Regarding so-called fragmentation in Linux

There are some people who operate under the delusion that if Linux developers could just all work on one project, Linux would dominate the desktop/laptop/netbook computing sphere. Windows and Mac OS X wouldn’t stand a chance.

I disagree. Here are the reasons why:

  1. One of the appeals of Linux and its related projects is open source and the ability to fork and make changes. Telling Linux developers “You can’t work on what you want. You have to do things this way” would be like telling people at a vegan conference that they’d be a lot more successful in winning supporters if they just ate meat. Okay. That isn’t the best example. After all, plenty of Linux developers and users also use proprietary software (very few are of the Richard Stallman I-use-only-Free-software persuasion). Nevertheless, the open source nature of Linux and related projects is a major part of the appeal for both Linux developers and users. Forcing the community into a closed development model (no forking allowed, no individual projects allowed) would essentially force out the community.
  2. Herding cats isn’t easy. Let me ask you a question. If you wanted to get the best recipe, which do you think would be a better way to get it—getting 100 chefs to all work on one recipe together or having the 100 chefs all work on their own individual recipes while simultaneously sharing with each other what’s worked and what hasn’t? For the gains in talent you get by everyone having to agree on working in only one direction, you lose a lot of efficiency through disagreements, in-fighting, and ego bruising, let alone bureaucracy and management structures. 1000 people working together do not make a project that is 1000 times better than one person working alone.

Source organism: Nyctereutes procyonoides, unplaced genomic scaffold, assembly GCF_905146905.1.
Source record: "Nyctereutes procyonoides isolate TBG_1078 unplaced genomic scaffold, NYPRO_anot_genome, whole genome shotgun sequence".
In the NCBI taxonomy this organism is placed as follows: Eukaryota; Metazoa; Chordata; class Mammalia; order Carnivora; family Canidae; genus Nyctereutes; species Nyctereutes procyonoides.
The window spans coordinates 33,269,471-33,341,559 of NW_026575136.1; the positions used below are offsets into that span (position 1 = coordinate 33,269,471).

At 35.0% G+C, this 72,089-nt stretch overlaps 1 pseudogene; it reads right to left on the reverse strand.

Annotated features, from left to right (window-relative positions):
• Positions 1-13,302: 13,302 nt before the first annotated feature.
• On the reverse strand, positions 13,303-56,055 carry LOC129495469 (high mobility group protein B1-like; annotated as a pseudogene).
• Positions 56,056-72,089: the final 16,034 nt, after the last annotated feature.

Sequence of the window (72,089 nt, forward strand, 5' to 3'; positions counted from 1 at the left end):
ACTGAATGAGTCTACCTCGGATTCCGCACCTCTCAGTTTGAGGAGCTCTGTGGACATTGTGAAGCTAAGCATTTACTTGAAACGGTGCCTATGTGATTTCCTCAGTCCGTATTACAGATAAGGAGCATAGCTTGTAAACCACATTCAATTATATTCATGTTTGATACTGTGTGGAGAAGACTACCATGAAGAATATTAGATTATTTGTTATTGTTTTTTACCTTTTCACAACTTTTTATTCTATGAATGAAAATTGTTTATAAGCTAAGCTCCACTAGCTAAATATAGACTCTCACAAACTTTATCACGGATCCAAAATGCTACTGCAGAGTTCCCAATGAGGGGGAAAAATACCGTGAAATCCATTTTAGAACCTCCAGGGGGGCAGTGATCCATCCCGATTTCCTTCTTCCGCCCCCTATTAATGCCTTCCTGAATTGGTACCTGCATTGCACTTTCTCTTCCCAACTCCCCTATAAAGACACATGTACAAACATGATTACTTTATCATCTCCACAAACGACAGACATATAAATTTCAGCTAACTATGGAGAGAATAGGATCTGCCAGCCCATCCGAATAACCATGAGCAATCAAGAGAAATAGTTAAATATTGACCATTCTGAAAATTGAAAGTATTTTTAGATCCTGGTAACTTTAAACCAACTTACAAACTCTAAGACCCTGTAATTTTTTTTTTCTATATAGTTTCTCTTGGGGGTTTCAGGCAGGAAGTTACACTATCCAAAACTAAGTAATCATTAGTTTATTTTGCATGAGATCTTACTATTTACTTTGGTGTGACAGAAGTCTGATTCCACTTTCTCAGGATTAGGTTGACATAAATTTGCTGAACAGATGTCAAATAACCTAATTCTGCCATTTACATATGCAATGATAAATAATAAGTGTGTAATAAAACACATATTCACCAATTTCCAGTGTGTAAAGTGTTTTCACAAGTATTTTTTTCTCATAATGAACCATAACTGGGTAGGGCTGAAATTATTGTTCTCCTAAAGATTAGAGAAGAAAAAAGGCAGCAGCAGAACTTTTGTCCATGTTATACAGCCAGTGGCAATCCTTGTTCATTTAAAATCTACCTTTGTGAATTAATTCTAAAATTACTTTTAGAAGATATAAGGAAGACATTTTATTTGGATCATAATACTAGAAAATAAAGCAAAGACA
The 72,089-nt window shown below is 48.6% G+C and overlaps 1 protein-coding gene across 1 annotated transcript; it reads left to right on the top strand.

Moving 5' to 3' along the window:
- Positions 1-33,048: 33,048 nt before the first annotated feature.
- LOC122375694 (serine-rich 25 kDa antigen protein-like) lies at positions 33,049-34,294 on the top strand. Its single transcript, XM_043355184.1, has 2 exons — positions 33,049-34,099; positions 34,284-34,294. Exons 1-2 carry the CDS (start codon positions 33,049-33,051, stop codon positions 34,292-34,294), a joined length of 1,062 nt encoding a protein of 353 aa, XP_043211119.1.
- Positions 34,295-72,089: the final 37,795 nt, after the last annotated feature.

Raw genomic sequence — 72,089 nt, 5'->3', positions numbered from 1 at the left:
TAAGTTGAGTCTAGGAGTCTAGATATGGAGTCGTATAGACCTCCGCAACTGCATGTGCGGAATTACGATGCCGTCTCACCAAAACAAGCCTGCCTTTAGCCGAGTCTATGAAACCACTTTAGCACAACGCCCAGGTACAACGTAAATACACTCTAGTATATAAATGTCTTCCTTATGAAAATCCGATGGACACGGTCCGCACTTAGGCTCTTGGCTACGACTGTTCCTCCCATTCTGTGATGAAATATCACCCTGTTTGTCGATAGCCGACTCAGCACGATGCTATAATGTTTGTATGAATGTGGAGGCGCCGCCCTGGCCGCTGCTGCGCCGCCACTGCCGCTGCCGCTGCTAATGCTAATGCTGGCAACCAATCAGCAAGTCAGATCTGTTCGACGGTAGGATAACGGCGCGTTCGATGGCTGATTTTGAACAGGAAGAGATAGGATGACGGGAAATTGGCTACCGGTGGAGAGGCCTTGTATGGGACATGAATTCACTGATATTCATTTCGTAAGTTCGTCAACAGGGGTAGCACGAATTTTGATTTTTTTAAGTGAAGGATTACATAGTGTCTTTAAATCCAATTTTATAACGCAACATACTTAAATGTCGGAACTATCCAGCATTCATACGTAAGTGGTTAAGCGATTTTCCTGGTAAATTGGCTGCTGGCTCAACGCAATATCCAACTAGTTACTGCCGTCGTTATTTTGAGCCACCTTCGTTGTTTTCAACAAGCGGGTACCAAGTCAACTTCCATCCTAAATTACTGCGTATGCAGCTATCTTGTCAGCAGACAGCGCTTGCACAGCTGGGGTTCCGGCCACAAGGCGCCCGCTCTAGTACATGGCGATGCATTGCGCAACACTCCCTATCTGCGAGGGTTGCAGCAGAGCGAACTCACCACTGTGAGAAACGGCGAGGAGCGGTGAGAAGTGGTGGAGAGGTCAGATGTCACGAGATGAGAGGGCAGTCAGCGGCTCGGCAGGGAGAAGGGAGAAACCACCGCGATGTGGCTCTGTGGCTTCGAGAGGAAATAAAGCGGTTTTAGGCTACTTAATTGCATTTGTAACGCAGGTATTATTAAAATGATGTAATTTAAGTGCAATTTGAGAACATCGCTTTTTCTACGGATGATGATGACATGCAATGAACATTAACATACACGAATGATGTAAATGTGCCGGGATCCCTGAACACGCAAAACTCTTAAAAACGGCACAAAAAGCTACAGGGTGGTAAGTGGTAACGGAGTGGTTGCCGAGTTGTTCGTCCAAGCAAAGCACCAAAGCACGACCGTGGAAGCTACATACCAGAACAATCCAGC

3. Along those lines, Linux developers already are working together. Do you really think Ubuntu does everything from scratch? Quite the opposite. Ubuntu does almost nothing from scratch. Don’t believe me? Right-click the Network Manager applet in Ubuntu and then select About. Guess what it says: Copyright Red Hat. Copyright Novell. Firefox is from Mozilla. The beauty of open source is that you don’t have to start from scratch. You share. Want a file manager? Great. You don’t have to create your own. Just use an existing one. No weird licensing hassles. Able to program and want to add functionality to an existing open source application? Add it in. You don’t have to write it from scratch, and the original developers can benefit from your improvement (the added functionality).
  4. Choices aren’t confusing if they’re informed choices. Should there be only one restaurant? One burger? And one cheese to put on it? Should there be only one type of car? Only one color yarn? Choices are paralyzing only if they are meaningless choices. If you have information that actually helps you make an informed decision, having choices is a good thing. The solution to “too much choice” isn’t getting rid of options. The solution is making the options clearer. For more details, read Making sense of an abundance of choice.
  5. Not all distros have the same aims. Even if it were theoretically (and it is not, for all the aforementioned reasons) possible for Linux projects to consolidate into one distro project to win “the desktop” (shortcut for not the server or embedded), not all distros have that aim. Most distros have no concern about winning the Linux desktop. Many are personal projects or are targeted specifically at advanced Linux users and not the mythical “Jane [or Joe] Sixpack.”
  6. Most importantly, meritocracy is a myth. Even if a Linux distro or several Linux distros were to exist that had perfect hardware detection and compatibility ran all commercial software (neither of these is possible without cooperation from third-party vendors, but let’s just say the ridiculous were true), if it’s not preinstalled and marketed correctly, forget it. Only a tiny minority of computer uses download, install, and configure their own operating systems. Most people don’t even know what an operating system is. They just use whatever their computer came with. For more details on this, read Linux-for-the-masses narratives.

So should all the distro developers band together on one ultimate distro? No. It would be in direct conflict with open source principles, it wouldn’t be more productive than what’s currently in place, and it wouldn’t make a difference against Windows and Mac, anyway—and that’s not something everyone wants anyway.